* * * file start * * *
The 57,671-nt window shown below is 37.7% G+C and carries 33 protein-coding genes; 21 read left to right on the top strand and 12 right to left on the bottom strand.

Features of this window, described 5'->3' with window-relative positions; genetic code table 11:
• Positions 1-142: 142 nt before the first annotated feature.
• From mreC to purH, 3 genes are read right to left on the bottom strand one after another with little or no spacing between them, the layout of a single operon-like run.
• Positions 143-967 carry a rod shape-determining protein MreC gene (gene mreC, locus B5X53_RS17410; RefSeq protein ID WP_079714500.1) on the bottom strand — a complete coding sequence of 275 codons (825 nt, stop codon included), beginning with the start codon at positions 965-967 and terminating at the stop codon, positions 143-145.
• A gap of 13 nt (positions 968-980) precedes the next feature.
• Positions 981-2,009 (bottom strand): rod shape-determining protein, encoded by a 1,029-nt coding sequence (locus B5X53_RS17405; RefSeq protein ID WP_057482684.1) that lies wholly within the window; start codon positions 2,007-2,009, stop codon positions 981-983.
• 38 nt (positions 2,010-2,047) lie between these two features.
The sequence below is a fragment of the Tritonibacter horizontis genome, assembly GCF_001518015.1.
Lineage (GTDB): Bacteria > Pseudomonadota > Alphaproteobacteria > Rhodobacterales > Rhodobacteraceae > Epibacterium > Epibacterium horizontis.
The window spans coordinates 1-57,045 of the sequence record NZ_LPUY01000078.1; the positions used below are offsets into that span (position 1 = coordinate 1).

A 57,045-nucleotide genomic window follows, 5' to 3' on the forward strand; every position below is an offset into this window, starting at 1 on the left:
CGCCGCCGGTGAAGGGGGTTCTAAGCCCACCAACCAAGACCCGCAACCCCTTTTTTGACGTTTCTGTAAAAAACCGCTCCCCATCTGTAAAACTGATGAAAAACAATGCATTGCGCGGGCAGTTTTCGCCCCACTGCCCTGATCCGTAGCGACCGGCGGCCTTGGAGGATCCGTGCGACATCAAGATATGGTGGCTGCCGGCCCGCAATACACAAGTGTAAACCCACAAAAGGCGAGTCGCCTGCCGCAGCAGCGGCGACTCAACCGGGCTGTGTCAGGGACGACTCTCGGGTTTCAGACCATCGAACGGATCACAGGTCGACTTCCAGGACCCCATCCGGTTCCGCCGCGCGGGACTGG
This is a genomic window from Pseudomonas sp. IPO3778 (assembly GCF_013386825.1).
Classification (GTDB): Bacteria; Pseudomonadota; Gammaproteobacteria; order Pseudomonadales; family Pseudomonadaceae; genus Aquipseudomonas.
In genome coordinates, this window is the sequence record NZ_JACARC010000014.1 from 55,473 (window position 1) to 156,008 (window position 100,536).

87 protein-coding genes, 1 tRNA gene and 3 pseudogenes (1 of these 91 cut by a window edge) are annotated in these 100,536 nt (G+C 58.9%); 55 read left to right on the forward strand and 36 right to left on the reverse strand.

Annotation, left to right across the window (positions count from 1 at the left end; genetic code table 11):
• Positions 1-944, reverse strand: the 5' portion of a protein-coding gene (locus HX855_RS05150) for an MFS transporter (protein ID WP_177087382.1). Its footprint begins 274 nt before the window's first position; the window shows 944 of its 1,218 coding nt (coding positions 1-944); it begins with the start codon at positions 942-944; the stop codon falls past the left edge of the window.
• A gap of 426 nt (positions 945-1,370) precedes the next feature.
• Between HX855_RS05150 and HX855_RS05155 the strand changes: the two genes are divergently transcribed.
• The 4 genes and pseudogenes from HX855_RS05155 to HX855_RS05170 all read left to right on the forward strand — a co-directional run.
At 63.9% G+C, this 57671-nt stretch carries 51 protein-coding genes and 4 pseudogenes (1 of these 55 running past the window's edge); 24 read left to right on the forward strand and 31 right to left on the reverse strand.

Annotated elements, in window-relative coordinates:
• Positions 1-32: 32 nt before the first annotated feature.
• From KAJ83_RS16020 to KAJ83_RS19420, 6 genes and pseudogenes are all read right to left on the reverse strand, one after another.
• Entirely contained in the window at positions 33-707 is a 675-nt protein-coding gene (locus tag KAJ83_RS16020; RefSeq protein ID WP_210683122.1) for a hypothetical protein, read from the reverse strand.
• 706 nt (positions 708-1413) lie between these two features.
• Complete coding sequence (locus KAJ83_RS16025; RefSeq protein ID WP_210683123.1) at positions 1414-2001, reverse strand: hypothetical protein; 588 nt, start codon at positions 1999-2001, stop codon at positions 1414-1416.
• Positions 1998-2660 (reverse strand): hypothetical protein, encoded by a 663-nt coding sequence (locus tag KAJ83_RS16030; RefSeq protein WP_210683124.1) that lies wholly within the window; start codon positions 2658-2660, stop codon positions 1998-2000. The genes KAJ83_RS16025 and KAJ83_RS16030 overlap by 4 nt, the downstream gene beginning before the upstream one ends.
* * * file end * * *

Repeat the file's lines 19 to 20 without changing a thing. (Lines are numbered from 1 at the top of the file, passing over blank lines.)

• Positions 1-944, reverse strand: the 5' portion of a protein-coding gene (locus HX855_RS05150) for an MFS transporter (protein ID WP_177087382.1). Its footprint begins 274 nt before the window's first position; the window shows 944 of its 1,218 coding nt (coding positions 1-944); it begins with the start codon at positions 942-944; the stop codon falls past the left edge of the window.
• A gap of 426 nt (positions 945-1,370) precedes the next feature.